Often, when someone offers an objection to a particular activity, the immediate response is, “What’s wrong with that, doing that never hurt me!” Over time this question has become a standard method for determining whether something is acceptable. If one can’t see anything wrong with doing something, then it must be okay. However, using this question as a guideline is not a reliable standard uponwhich to base decisions. Families lead busy, hectic lives. Decisions about what should or shouldn’t be done are often made on the run. For example, a decision about which movie to rent tonight might be asked and answered via cell phones as mom travels between a doctor’s appointment and an after school soccer match. The criteria most likely will be, “Is there anything wrong or bad about the movie?” No one seems to recall anything bad about this one, so the decision is made – Mom will pick up the movie after the soccer match just before she goes to the pizza place to pick up dinner.
However, there is a more important question to be asked than what is wrong with ________? Even though it is good to determine if there are negative influences–is an activity safe, does someone else we know have any problems with the activity, etc.–there is still another vital factor to consider.
In addition to asking what is wrong with _______? we must also ask what is right with________?
In the last post, I suggested using Philippians 4:8-9 as a guide for thinking about what to do. The practice of using excellent things as a benchmark for evaluating activities has become a lost art. The Christian life is much more than avoiding negative things. It is primarily about engaging in thoughts and activities that bring honor to God–things that enhance His reputation here on earth. As Christians and as members of Christian families our focus should be on pursuing the honor of God in all we do, rather than simply attempting to avoid negatives. Look at Colossians 3:17 in this light:
And whatever you do, whether in word or deed, do it all in the name of the Lord Jesus, giving thanks to God the Father through him.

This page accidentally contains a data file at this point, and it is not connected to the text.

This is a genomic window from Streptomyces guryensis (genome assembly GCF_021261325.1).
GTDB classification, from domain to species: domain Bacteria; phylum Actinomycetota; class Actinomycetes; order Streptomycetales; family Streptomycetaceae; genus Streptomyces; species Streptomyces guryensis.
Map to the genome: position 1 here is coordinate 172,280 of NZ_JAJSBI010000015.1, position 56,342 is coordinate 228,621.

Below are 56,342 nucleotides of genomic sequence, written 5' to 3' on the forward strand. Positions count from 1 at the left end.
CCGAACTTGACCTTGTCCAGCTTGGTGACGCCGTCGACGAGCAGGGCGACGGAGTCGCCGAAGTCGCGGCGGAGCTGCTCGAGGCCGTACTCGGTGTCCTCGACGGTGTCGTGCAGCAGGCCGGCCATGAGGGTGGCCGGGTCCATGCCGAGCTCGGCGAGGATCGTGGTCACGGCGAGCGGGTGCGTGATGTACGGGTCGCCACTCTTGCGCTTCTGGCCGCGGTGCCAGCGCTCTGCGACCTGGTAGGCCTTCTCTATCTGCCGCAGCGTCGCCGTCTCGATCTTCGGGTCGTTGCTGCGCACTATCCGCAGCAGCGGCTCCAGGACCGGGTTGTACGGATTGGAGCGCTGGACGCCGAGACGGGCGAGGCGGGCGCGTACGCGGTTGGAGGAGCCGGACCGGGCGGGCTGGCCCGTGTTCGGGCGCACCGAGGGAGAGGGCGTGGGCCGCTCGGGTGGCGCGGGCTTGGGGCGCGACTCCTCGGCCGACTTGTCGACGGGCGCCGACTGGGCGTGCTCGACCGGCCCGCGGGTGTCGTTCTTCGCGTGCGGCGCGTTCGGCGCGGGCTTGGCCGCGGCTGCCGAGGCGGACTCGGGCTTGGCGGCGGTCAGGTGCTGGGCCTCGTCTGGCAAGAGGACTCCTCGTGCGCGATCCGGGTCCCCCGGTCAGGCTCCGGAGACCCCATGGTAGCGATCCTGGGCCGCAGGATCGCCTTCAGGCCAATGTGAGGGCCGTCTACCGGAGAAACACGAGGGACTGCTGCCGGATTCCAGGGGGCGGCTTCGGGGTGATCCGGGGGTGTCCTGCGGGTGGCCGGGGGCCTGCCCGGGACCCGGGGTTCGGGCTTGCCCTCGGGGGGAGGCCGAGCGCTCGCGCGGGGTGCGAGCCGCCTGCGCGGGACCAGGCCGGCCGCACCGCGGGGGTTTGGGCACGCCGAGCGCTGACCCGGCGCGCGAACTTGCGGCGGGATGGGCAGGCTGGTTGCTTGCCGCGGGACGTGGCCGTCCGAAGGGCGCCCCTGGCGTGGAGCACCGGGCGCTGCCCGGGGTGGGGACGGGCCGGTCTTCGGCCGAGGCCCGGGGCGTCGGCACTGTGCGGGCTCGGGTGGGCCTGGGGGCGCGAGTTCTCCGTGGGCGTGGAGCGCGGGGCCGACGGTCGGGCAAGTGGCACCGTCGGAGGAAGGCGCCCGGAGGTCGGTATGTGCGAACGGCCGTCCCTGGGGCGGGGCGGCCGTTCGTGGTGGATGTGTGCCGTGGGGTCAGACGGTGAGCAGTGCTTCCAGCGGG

All is to be done in the name of Christ. This includes more than just deciding if there is anything wrong with things we consider doing. Doing things in the name of the Lord Jesus means a vigorous pursuit of Philippians 4:8-9. The apostle Paul typically chooses carefully which name for Christ to use in each particular context. Here in Colossians, he purposefully states that we should do all in the name of the Lord Jesus. By including Lord in his designation of Jesus, he calls attention to the reality that Jesus Christ is Lord of your life. This adds more weight to doing things with excellence for God. Asking only what is wrong with _______, misses the opportunity to do something really excellent for Christ. A number of years ago, there was a popular movie that used the word excellent! as a standard response to something done well. The comment was humorous in the movie, but what if it were used in a different context? Wouldn’t it be a life-changing practice to be able to say excellent! in response to the efforts of our family members, acknowledging that they were doing all they could to honor the Lord Jesus?
Asking what is right with ___________? could be a life changer for your family. Hectic schedules and a survival mentality push us to find the quickest way to resolve the daily stream of opportunities. The quickest way is often found by asking what is wrong with _____? God calls you to more and better than that. He wants you to ask what is right with _________? Yes, it will take more time. But your answers will bring joy and purpose to your actions. If anything is excellent or praiseworthy, focus your thinking on these things. That will allow you to do all that you do in the name of your Lord, Jesus Christ!